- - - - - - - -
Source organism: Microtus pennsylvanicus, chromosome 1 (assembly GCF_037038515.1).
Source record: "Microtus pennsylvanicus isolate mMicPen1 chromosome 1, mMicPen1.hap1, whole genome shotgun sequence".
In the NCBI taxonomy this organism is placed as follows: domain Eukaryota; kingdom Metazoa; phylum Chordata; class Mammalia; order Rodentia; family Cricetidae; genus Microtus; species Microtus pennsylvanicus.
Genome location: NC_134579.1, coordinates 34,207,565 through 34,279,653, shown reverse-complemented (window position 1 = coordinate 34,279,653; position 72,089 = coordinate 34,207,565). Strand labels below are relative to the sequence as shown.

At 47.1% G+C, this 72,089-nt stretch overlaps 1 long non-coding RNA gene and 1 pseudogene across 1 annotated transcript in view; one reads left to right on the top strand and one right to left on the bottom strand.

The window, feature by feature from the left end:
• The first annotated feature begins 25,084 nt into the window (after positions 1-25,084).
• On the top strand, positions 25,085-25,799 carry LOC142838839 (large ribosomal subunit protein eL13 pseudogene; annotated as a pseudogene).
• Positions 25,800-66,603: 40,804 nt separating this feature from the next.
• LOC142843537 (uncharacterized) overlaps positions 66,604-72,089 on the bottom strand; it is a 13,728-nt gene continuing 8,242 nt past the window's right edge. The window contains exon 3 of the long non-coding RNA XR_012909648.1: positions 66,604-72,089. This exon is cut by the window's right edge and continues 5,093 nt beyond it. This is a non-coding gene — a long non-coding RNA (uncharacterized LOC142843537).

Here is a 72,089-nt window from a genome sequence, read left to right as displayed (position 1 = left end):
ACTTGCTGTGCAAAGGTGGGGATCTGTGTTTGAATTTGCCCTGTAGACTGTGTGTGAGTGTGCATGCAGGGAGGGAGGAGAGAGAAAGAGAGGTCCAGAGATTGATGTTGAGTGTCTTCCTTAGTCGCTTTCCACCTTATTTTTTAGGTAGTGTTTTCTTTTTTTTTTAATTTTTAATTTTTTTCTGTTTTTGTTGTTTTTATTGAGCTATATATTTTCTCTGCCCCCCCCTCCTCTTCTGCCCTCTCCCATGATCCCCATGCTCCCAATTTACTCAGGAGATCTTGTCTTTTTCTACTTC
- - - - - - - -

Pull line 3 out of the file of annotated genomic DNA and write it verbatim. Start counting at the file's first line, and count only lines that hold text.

In the NCBI taxonomy this organism is placed as follows: domain Eukaryota; kingdom Metazoa; phylum Chordata; class Mammalia; order Rodentia; family Cricetidae; genus Microtus; species Microtus pennsylvanicus.